Below are the first 10 and last 10 pages of uncorrected machine-read text (when available) of this chapter, followed by the top 30 algorithmically extracted key phrases from the chapter as a whole.
Intended to provide our own search engines and external engines with highly rich, chapter-representative searchable text on the opening pages of each chapter. Because it is UNCORRECTED material, please consider the following text as a useful but insufficient proxy for the authoritative book pages.
Do not use for reproduction, copying, pasting, or reading; exclusively for search engines.
OCR for page 1
LOAD AND RESISTANCE FACTOR DESIGN (LRFD) FOR DEEP FOUNDATIONS SUMMARY NCHRP Project 24-17 was aimed at rewriting AASHTO's Deep Foundation Speci- fications. The AASHTO specifications are traditionally observed on all federally aided projects and generally viewed as a national code of U.S. highway practice; hence they influence the construction of all the deep foundations of highway bridges throughout the United States. This report presents the results of the studies and analyses conducted for that project. The development of load and resistance factors for deep foundations design is pre- sented. The existing AASHTO specifications, similar to others worldwide, are based on Load and Resistance Factor Design (LRFD) principles. The presented research is the first, however, to use reliability-based calibration-utilizing databases. Large data- bases containing case histories of piles tested to failure were compiled and analyzed. The state of the art was examined via a literature review of design methodologies, LRFD principles, and deep foundation codes. The state of the practice was estab- lished via a questionnaire, distributed to and gathered from state and federal trans- portation officials. Large databases were gathered and provided. Analyses of the data, guided by the state of practice led to findings detailing the performance of vari- ous static and dynamic analyses methods when compared to recorded pile perfor- mance. Static capacity evaluation methods used in common design practices were found overall to over-predict the observed pile capacities. Common dynamic capacity evaluation methods used for quality control were found overall to under-predict the observed pile capacities. Both findings demonstrate the shortcoming of safety para- meter evaluation based on absolute values (i.e., resistance factors or factors of safety) and the need for an efficiency parameter to allow for an objective measure to assess the performance of methods of analysis. The parameters that control the accuracy of the predictions were researched and ana- lyzed for the dynamic methods. A set of controlling parameters was established to allow calibration of the prediction methods. Target reliability magnitudes were researched and values were recommended con- sidering the action of piles in a redundant or non-redundant form. Statistical analyses compatible with common practice in the structural area were utilized for the develop- ment of LRFD resistance factors. Parameters that control the size of a testing sample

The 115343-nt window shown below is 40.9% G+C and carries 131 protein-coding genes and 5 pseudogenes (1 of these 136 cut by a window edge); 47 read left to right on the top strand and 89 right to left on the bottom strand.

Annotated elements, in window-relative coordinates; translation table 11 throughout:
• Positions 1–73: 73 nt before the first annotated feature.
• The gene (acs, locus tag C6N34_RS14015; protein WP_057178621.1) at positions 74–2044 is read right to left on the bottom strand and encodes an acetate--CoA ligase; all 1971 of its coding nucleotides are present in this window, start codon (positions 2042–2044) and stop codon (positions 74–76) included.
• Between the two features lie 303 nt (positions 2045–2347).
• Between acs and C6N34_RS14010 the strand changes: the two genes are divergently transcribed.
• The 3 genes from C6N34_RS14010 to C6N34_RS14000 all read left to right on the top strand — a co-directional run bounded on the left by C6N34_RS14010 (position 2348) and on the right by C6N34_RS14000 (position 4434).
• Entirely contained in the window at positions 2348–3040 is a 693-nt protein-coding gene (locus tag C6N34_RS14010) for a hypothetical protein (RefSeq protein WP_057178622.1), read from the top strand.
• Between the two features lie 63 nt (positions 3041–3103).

OCR for page 2
2 and site variability were researched and incorporated. Recommended design parame- ters offering a consistent reliability in design were then presented and discussed. The need for the modification of LRFD for use in geotechnical applications through knowledge-based parameters accounting for subsurface variability, quality of soil pa- rameters estimation, and previous experience as well as amount and type of testing dur- ing construction is presented.